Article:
The Problem with Scale for B2B Content Marketing

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Using content for marketing in B2B companies has caught on with a fervor that continues unabated. And, even though only a small percentage of B2B marketers say they are consistently effective with it, most of them will produce more content next year.

It boggles the mind that we’d keep doing more of something that we aren’t sure is working.

But, what concerns me is that rather than trying to fix the effectiveness issue, marketers are running full steam ahead. And now their sights are set on scale for B2B content marketing.

From what I can tell, scale seems to mean publishing more content.

Problem 1: Publishing more content isn’t necessarily content marketing.



Problem 2: Creating more content that’s not any more effective than what you already have is not going to help marketers reach their goals.

To solve this issue, I’d like to ask you to reconsider how you define scale for B2B content marketing. If you do, then you can fix both problems above and cover more ground, hence gain scale.

Rather than creating more content, create content that resonates and motivates buyers to take action.

I’d wager that you have enough content.

I’d also bet that you can improve that content—refine it until it gets the results you intend for it to produce.

Look at how it could work together as a storyline to motivate engagement and the consideration of whatever change you’re trying to convince buyers to take on. Refine it some more.

What you need to reach scale is a content marketing program that does what it’s supposed to do: quantifiably contribute to the achievement of business objectives.

The reason content marketing is not seen as effective is because most B2B content marketing programs are still campaigns. As such they are only geared for short-term outcomes (read: activity at a moment in time) when most B2B complex buying processes are longer term requiring sustained, progressive engagement. Focusing on the whole process brings the quality metrics, such as customer acquisition and revenues (read: the important stuff).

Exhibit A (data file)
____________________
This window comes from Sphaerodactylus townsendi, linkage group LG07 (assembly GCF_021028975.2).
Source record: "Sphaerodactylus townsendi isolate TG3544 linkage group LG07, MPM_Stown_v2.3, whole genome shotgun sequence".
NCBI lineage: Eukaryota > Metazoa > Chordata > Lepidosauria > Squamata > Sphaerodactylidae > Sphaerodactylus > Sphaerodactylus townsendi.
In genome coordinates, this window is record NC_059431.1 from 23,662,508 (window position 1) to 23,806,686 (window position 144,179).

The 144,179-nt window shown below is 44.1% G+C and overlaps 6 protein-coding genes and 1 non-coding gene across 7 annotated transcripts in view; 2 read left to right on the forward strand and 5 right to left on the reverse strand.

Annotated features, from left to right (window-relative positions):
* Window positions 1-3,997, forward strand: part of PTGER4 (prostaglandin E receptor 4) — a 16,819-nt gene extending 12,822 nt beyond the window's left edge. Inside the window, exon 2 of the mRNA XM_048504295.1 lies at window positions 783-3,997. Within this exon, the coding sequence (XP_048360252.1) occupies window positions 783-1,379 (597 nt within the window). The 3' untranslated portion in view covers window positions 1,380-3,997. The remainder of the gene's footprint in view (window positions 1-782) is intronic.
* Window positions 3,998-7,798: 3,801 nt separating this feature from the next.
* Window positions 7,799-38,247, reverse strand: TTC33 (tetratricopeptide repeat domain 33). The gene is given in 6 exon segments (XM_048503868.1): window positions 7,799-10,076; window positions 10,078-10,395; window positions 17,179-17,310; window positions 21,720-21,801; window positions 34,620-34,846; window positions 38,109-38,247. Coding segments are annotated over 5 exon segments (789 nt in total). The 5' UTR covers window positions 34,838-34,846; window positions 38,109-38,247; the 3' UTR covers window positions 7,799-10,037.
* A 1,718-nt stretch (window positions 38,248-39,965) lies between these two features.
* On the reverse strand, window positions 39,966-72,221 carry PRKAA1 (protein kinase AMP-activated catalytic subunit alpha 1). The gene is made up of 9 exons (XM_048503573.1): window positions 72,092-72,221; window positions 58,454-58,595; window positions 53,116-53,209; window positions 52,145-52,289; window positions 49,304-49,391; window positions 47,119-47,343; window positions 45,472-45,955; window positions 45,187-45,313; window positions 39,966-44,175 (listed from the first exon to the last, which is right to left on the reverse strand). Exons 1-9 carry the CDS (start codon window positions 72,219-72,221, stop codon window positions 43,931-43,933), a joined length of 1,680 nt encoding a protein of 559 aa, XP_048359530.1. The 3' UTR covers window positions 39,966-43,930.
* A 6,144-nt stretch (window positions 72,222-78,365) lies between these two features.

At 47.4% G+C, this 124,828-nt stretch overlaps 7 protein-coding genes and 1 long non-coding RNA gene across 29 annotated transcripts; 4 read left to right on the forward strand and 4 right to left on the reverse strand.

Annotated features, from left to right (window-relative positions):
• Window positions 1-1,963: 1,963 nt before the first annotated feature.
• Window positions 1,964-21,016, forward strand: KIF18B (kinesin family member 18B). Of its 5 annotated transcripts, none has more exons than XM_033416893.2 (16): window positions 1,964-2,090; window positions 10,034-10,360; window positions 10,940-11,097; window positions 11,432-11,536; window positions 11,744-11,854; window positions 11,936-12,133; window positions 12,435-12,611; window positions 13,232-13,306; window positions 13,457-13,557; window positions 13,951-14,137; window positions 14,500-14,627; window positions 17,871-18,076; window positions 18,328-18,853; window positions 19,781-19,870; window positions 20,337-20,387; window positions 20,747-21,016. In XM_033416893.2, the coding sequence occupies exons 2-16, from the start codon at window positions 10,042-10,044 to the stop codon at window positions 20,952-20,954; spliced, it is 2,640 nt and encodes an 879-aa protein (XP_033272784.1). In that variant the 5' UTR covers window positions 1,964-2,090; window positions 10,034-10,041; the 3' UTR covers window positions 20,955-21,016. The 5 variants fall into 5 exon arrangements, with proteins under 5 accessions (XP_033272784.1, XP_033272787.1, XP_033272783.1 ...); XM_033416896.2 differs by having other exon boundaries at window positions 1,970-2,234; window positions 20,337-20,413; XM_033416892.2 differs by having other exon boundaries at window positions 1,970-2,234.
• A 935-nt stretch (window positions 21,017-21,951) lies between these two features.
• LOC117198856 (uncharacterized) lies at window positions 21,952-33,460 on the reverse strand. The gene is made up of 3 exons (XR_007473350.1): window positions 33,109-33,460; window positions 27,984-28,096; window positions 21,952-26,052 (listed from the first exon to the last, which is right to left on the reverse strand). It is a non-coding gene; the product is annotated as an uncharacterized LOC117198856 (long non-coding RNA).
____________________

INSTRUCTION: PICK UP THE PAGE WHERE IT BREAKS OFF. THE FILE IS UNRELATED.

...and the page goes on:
Here are some questions to use as you evaluate your existing content for effectiveness:

  • Who does this content speak to?
  • What question does it answer?
  • What stage of the buying process does it address?
  • What does it ask its audience to do? What comes next?
  • Why is that relevant to them?
  • Has the content made the case for why they should do that?

As you work through these questions for every piece of content for a specific audience in relation to solving a problem your product or service solves, you should start to see ways to refine your content, as well as linkages that develop from one content asset to the next.

These links will help you create transitions. Each of these decisions to take a next step with the help of your content builds engagement. It also builds momentum toward the outcome or business objective that’s the guiding light for this content. Think continuum, not campaign.

Nothing goes out the door perfectly. It takes vigilance and monitoring of audience response and behavior to shape your content marketing program to effective outcomes.



It will pay off in a number of ways:

  • You’ll gain a really good understanding of your audience and what motivates them
  • You’ll see what it takes to shape the story to drive the outcomes you want—and they need
  • You’ll develop consistency in messaging that enables easier transitions—through each stage, to salespeople, and through conversions

Armed with this success, you’re now ready to scale. By scale I mean replicating successful programs to additional audiences, verticals, problem-to-solution scenarios, account-based marketing, and more.

Scale for B2B content marketing is about replicating success, not about volume or speed of publishing.

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